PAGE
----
And in case anybody was unaware, Alan Kupperberg, who died in 2015, was the older brother of Paul Kupperberg (who also works in the comic book industry as a writer and editor).

  7. #37
    Marvel's 1st Superhero Reviresco's Avatar
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    Quote Originally Posted by MajorHoy View Post
    And in case anybody was unaware, Alan Kupperberg, who died in 2015, was the older brother of Paul Kupperberg (who also works in the comic book industry as a writer and editor).
    I didn't know that until I found that interview and looked up some Alan. His brother Paul was actually an editor at DC, I believe, from 1991 - 2006.

    It's sad that he Alan died in his 60s.
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  8. #38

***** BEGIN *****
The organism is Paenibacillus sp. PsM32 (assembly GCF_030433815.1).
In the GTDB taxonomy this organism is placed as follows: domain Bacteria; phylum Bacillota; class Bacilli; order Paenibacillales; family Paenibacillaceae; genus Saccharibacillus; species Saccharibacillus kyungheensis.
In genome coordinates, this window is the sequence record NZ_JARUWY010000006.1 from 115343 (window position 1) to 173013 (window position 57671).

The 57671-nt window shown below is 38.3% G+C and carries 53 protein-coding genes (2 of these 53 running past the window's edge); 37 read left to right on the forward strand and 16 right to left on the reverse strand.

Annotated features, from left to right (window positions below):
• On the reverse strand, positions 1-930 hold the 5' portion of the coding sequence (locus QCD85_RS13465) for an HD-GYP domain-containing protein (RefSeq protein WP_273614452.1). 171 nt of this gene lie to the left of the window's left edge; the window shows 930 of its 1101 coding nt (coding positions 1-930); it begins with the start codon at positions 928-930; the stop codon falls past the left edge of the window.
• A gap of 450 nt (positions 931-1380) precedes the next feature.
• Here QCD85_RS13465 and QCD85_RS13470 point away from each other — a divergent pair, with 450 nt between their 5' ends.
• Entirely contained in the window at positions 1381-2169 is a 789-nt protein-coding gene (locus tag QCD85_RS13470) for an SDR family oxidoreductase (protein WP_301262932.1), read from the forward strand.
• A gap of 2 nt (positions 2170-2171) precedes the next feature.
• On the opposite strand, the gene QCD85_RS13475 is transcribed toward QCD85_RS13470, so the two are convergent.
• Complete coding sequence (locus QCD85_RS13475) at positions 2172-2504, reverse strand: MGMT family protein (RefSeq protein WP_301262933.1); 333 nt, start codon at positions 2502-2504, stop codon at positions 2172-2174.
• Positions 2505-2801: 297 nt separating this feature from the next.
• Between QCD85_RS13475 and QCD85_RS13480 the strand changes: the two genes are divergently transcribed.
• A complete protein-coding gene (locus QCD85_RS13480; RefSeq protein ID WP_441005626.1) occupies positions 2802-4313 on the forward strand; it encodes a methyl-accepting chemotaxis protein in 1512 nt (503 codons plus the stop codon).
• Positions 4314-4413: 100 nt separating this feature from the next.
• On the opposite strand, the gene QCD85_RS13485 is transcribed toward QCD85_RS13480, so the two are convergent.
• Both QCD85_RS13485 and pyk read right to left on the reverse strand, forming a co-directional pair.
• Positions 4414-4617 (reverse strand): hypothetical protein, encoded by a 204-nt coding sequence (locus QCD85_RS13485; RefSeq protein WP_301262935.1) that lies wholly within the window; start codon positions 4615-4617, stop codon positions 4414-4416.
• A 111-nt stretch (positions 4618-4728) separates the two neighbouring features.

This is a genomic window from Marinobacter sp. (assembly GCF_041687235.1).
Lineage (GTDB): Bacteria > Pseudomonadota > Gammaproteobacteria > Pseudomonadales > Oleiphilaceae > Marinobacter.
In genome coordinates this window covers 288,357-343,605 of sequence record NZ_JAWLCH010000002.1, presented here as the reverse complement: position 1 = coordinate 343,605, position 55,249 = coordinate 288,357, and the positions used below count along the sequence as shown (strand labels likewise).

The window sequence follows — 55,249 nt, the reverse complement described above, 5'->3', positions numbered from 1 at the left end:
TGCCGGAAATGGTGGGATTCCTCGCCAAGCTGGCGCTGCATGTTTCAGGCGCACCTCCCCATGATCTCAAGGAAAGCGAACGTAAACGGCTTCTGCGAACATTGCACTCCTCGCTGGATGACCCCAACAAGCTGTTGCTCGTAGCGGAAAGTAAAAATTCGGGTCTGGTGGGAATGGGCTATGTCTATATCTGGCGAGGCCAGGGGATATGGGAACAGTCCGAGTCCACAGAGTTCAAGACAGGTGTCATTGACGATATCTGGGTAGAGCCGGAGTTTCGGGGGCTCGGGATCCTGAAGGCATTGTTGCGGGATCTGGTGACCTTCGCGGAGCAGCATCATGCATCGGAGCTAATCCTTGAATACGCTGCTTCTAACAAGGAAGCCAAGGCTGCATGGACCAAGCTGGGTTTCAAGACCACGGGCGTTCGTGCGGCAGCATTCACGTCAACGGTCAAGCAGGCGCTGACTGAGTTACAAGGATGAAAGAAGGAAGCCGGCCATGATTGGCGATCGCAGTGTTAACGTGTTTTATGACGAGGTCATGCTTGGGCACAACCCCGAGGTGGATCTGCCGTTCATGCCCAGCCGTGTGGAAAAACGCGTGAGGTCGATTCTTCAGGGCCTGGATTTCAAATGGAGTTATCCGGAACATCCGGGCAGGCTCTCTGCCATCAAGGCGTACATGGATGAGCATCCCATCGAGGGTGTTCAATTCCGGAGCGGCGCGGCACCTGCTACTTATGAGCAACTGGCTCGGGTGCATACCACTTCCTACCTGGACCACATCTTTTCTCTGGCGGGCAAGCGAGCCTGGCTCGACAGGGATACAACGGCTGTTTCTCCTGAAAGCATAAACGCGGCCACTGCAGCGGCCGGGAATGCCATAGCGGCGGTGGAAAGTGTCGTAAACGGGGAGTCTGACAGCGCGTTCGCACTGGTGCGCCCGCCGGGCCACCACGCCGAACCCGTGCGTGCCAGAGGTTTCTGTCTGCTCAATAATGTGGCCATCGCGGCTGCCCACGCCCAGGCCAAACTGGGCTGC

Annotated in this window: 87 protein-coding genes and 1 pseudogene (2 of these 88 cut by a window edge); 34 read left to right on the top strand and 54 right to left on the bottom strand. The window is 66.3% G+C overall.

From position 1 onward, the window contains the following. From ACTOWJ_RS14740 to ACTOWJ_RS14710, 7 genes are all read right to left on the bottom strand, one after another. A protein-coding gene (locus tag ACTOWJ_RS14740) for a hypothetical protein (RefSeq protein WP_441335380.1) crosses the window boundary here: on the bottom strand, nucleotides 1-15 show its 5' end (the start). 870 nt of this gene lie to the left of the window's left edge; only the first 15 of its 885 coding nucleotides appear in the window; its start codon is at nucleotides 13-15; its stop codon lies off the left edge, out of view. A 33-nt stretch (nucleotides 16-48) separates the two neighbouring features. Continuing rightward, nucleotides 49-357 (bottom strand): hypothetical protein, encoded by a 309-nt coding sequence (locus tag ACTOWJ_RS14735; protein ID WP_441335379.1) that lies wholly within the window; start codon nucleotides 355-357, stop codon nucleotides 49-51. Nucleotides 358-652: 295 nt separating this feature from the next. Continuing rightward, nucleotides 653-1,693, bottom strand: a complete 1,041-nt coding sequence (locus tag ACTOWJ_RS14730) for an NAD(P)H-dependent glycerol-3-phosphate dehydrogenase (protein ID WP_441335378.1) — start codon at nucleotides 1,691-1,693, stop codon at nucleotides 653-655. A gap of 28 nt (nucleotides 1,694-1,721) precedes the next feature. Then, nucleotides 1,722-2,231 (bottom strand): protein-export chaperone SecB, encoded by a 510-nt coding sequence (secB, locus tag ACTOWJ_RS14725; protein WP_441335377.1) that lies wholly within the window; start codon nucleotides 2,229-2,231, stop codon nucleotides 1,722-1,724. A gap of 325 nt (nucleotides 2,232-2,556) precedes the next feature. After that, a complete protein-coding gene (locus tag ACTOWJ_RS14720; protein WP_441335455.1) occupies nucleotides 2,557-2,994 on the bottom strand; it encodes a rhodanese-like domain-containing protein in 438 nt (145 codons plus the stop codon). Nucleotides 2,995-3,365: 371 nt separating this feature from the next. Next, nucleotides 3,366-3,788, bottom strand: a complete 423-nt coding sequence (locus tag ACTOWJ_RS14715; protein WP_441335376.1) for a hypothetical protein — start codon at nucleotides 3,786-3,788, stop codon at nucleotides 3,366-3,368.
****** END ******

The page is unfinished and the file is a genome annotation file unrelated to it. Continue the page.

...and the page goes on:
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    Probably the most memorable spread by Alan Kupperberg, the ending pages of the series.


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  9. #39
    Ultimate Member MajorHoy's Avatar
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    Quote Originally Posted by Reviresco View Post
    Probably the most memorable spread by Alan Kupperberg, the ending pages of the series.

    And the printed version in color:

  10. #40
    Marvel's 1st Superhero Reviresco's Avatar
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    Ah, thanks for finding the color pages, MajorHoy!

    It's a great piece, but ... Vision and Yellowjacket look a little out of place on it.
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  11. #41
    Ultimate Member MajorHoy's Avatar
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    Quote Originally Posted by Reviresco View Post
    . . . but ... Vision and Yellowjacket look a little out of place on it.